The declaration means the virus has circled the globe and poses a threat to spread more rapidly among populations. So far, there have been 27,737 cases of swine flu and 141 deaths in 74 countries. In the United States, the Centers for Disease Control and Prevention (CDC) says there have been 13,000 cases of the flu and at least 27 deaths.
WHO classifies the reported cases as mild to moderate. But two other factors are causes for concern. About half of those who have died from the H1N1 virus were young and healthy people not normally susceptible to flu. Second, the virus continues to spread in the warm summer months in the Northern Hemisphere, a time when flu viruses normally disappear.
When the virus was found to have spread to the United States earlier this year, the CDC and the Occupational Safety and Health Administration (OSHA) recommended that employers follow recently issued guidelines for protecting workers from pandemic flu, and CDC issued new interim guidelines to protect health care workers from the H1N1 infection
But studies showed that numerous states and health care facilities were not following the guidelines. Last month, the AFL-CIO and several unions urged OSHA to protect health care workers and other front-line employees by issuing a hazard alert and/or compliance directive that makes clear that exposure to the H1N1 virus poses a recognized hazard to workers and requires protective measures. OSHA is currently evaluating the unions’ request.
Don’t forget to check out the AFL-CIO’s pandemic flu site, which includes vital resources for health care workers, firefighters, educators and more. Recently added to the site are five updated fact sheets:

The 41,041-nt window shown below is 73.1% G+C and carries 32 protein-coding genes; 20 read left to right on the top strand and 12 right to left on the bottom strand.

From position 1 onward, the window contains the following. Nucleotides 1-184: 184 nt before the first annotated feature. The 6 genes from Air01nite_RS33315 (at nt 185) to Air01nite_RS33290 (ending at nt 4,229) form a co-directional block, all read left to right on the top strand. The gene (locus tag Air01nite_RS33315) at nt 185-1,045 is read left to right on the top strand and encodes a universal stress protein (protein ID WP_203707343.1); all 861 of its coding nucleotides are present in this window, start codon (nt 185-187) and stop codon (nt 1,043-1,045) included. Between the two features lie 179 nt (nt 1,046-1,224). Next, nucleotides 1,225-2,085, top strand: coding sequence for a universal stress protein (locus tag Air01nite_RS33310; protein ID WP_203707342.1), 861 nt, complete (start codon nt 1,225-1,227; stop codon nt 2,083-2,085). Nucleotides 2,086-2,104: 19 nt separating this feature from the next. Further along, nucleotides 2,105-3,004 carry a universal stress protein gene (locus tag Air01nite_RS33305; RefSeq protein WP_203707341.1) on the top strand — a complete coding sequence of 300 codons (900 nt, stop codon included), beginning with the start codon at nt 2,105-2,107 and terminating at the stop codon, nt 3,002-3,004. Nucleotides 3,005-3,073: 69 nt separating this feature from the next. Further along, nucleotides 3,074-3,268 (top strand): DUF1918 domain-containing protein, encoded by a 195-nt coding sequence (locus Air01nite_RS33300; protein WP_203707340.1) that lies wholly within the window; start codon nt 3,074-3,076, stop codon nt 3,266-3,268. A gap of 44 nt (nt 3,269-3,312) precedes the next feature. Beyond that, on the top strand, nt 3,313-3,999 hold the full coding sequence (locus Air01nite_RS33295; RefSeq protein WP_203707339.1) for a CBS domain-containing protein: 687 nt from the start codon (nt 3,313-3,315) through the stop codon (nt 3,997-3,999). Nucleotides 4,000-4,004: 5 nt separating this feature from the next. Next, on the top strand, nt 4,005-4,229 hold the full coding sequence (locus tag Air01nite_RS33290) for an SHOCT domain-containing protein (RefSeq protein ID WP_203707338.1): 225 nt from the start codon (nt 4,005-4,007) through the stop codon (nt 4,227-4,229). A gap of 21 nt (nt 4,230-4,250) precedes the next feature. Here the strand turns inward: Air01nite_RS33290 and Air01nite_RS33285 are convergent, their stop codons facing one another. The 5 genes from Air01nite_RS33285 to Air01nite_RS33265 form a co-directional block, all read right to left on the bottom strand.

- Basic Facts About Pandemic Flu and the H1N1 (Swine) Flu
- Protecting Workers During Pandemic Flu
- Protecting Health Care Workers During Pandemic Flu
- Respirators: One Way to Protect Workers Against Pandemic Flu
- What the Union Can Do: Preparing the Workplace for Pandemic Flu
About the Author: Mike Hall is a former West Virginia newspaper reporter, staff writer for the United Mine Workers Journal and managing editor of the Seafarers Log. He came to the AFL-CIO in 1989 and has written for several federation publications, focusing on legislation and politics, especially grassroots mobilization and workplace safety. He carried union cards from the Oil, Chemical and Atomic Workers, American Flint Glass Workers and Teamsters for jobs in a chemical plant, a mining equipment manufacturing plant and a warehouse. He’s also worked as roadie for a small-time country-rock band, sold blood plasma, and played an occasional game of poker to help pay the rent. You may have seen him at one of several hundred Grateful Dead shows. He was the one with longhair and the tie-dye. Still has the shirts, lost the hair.
This article originally appeared in the AFL-CIO Now Blog on June 12, 2009. Re-printed with permission by the author.